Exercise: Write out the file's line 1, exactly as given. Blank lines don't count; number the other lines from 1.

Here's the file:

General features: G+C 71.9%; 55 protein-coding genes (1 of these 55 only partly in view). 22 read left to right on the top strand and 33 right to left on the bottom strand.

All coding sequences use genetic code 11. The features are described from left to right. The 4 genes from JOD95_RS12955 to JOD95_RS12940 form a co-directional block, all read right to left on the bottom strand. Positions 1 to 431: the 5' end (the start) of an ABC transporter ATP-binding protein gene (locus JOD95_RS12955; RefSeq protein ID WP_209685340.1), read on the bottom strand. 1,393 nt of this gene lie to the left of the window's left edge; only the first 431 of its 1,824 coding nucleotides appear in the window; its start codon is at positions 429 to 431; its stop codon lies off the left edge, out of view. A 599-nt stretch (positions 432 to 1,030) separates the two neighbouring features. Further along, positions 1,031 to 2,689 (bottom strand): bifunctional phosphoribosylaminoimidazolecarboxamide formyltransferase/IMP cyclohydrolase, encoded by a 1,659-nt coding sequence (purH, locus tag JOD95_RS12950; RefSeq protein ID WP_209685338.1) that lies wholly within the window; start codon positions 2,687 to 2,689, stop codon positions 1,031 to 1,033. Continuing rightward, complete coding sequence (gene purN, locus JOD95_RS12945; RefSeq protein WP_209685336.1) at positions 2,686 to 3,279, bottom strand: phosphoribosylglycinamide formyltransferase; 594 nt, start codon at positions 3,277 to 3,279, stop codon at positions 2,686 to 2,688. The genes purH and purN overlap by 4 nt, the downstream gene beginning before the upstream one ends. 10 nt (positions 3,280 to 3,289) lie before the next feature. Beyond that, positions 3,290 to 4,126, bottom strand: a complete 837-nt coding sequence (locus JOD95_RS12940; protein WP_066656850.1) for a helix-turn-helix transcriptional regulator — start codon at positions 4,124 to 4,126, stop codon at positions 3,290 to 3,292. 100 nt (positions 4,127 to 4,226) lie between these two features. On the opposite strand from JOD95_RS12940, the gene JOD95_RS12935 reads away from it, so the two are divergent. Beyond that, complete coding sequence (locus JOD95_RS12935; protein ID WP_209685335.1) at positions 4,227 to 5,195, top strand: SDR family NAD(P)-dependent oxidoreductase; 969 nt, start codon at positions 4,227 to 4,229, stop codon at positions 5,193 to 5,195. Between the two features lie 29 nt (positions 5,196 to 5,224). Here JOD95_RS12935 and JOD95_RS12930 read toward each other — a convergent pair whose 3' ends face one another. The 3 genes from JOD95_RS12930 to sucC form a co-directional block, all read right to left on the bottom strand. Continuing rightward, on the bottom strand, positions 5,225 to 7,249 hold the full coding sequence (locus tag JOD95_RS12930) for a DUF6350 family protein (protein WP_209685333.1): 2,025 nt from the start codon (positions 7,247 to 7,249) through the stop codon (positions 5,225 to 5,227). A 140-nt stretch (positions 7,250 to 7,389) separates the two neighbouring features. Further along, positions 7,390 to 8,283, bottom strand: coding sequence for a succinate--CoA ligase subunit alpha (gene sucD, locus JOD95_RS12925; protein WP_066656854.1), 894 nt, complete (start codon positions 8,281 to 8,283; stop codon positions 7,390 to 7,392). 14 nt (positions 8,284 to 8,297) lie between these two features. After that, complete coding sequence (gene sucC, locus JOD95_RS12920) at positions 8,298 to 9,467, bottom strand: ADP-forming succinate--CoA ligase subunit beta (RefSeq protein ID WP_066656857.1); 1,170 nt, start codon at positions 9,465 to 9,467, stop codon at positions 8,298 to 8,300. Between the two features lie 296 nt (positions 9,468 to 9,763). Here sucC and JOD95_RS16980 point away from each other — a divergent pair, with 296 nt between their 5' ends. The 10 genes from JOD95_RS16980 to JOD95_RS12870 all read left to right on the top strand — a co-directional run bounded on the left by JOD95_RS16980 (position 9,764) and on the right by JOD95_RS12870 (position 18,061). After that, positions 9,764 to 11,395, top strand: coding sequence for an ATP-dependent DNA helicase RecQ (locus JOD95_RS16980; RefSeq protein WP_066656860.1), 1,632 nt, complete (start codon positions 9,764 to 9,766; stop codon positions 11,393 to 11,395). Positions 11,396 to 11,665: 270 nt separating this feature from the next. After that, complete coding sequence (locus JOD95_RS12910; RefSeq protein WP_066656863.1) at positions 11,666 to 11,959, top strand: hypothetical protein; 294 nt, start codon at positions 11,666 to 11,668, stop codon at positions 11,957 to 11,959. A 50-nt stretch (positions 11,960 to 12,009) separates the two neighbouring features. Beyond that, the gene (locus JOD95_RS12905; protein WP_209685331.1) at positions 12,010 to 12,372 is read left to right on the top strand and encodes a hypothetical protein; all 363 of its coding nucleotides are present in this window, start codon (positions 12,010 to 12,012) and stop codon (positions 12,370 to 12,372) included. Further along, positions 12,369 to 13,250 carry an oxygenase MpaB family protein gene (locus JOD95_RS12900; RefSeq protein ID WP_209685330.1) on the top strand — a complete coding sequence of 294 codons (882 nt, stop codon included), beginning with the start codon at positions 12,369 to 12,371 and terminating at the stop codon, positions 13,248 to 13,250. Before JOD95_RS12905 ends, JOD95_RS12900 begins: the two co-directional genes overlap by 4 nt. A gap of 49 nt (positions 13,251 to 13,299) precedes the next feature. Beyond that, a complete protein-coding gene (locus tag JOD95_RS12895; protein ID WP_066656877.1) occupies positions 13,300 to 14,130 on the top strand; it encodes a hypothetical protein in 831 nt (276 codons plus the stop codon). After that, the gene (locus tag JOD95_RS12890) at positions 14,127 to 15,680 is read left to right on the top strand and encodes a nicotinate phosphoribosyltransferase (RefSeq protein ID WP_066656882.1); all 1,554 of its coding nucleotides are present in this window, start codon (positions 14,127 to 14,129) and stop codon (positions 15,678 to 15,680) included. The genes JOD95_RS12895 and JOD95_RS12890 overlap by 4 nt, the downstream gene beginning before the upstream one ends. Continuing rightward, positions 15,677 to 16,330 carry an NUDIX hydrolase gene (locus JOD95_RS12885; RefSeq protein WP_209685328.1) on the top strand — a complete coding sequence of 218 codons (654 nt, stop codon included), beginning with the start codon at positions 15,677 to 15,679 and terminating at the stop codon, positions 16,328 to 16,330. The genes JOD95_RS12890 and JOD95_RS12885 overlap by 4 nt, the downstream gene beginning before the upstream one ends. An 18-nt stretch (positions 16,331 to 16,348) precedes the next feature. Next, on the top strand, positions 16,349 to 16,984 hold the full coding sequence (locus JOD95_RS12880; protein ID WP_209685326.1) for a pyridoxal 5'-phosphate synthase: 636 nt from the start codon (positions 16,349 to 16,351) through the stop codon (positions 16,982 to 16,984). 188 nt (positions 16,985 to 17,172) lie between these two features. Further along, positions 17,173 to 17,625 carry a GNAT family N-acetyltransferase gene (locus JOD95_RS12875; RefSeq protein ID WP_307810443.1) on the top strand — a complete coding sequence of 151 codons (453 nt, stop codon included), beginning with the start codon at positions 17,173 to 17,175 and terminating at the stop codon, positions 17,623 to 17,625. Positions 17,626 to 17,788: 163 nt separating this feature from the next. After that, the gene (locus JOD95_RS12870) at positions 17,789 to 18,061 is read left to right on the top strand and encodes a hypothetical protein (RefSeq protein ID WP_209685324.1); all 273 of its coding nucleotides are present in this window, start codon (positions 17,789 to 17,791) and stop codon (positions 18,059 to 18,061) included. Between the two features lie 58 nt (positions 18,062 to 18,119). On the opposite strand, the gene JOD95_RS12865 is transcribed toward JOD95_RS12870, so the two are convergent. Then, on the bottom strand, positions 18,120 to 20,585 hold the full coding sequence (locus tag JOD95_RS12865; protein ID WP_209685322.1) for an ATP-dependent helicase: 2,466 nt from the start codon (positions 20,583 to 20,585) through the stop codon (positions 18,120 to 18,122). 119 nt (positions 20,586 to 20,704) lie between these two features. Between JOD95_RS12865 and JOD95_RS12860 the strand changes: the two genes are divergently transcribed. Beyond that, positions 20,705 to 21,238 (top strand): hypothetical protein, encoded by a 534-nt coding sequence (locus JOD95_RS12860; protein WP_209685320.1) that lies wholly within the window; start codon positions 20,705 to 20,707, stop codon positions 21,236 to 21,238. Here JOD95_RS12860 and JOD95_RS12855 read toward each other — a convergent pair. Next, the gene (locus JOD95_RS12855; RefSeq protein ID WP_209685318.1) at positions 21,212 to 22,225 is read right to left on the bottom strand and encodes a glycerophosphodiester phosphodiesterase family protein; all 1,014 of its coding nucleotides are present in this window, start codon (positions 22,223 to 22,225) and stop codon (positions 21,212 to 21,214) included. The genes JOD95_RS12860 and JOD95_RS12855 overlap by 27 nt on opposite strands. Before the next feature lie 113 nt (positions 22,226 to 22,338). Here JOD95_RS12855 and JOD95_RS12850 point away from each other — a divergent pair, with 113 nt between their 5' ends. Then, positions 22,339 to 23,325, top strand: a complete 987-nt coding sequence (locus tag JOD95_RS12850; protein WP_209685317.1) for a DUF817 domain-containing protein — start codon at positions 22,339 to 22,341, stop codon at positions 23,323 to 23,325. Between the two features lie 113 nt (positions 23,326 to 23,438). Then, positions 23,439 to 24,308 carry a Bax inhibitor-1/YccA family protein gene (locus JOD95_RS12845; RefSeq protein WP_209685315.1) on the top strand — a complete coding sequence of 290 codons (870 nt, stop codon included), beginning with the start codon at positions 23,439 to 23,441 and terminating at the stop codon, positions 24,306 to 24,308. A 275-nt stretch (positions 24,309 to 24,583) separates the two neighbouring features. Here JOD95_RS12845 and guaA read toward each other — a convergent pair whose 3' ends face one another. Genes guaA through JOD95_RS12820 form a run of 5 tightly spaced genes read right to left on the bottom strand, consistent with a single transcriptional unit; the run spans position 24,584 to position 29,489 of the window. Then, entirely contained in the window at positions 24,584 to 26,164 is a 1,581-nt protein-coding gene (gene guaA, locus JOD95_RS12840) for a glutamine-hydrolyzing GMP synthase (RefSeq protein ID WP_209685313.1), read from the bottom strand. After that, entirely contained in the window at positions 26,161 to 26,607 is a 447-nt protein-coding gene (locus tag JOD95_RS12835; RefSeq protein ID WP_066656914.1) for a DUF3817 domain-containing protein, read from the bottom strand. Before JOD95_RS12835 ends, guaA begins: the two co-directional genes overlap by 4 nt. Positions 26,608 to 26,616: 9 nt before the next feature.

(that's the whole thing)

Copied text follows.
General features: G+C 71.9%; 55 protein-coding genes (1 of these 55 only partly in view). 22 read left to right on the top strand and 33 right to left on the bottom strand.